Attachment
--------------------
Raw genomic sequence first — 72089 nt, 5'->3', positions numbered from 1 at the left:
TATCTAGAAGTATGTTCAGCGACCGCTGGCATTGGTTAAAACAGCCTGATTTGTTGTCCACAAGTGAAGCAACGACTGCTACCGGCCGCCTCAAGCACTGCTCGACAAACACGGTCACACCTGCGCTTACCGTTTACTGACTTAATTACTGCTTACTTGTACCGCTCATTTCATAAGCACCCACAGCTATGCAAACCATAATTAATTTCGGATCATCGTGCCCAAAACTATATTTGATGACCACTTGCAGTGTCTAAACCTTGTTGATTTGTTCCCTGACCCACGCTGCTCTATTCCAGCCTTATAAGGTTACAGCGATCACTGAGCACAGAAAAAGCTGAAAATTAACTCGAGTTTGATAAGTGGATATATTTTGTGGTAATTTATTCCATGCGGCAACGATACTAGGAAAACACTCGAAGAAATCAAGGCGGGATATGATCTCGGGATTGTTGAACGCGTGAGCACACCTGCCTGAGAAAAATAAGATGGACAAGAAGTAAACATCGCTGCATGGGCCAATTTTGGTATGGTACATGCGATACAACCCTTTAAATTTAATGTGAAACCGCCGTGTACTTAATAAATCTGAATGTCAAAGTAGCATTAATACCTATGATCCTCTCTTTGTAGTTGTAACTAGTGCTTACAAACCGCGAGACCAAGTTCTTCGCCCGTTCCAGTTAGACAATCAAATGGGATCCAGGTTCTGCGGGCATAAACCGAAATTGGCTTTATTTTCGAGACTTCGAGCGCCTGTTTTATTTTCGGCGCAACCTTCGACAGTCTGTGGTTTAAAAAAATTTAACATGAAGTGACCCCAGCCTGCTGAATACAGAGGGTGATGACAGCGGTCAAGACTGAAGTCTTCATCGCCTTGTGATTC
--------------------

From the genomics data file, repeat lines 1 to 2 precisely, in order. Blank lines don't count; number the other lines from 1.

Raw genomic sequence first — 72089 nt, 5'->3', positions numbered from 1 at the left:
TATCTAGAAGTATGTTCAGCGACCGCTGGCATTGGTTAAAACAGCCTGATTTGTTGTCCACAAGTGAAGCAACGACTGCTACCGGCCGCCTCAAGCACTGCTCGACAAACACGGTCACACCTGCGCTTACCGTTTACTGACTTAATTACTGCTTACTTGTACCGCTCATTTCATAAGCACCCACAGCTATGCAAACCATAATTAATTTCGGATCATCGTGCCCAAAACTATATTTGATGACCACTTGCAGTGTCTAAACCTTGTTGATTTGTTCCCTGACCCACGCTGCTCTATTCCAGCCTTATAAGGTTACAGCGATCACTGAGCACAGAAAAAGCTGAAAATTAACTCGAGTTTGATAAGTGGATATATTTTGTGGTAATTTATTCCATGCGGCAACGATACTAGGAAAACACTCGAAGAAATCAAGGCGGGATATGATCTCGGGATTGTTGAACGCGTGAGCACACCTGCCTGAGAAAAATAAGATGGACAAGAAGTAAACATCGCTGCATGGGCCAATTTTGGTATGGTACATGCGATACAACCCTTTAAATTTAATGTGAAACCGCCGTGTACTTAATAAATCTGAATGTCAAAGTAGCATTAATACCTATGATCCTCTCTTTGTAGTTGTAACTAGTGCTTACAAACCGCGAGACCAAGTTCTTCGCCCGTTCCAGTTAGACAATCAAATGGGATCCAGGTTCTGCGGGCATAAACCGAAATTGGCTTTATTTTCGAGACTTCGAGCGCCTGTTTTATTTTCGGCGCAACCTTCGACAGTCTGTGGTTTAAAAAAATTTAACATGAAGTGACCCCAGCCTGCTGAATACAGAGGGTGATGACAGCGGTCAAGACTGAAGTCTTCATCGCCTTGTGATTC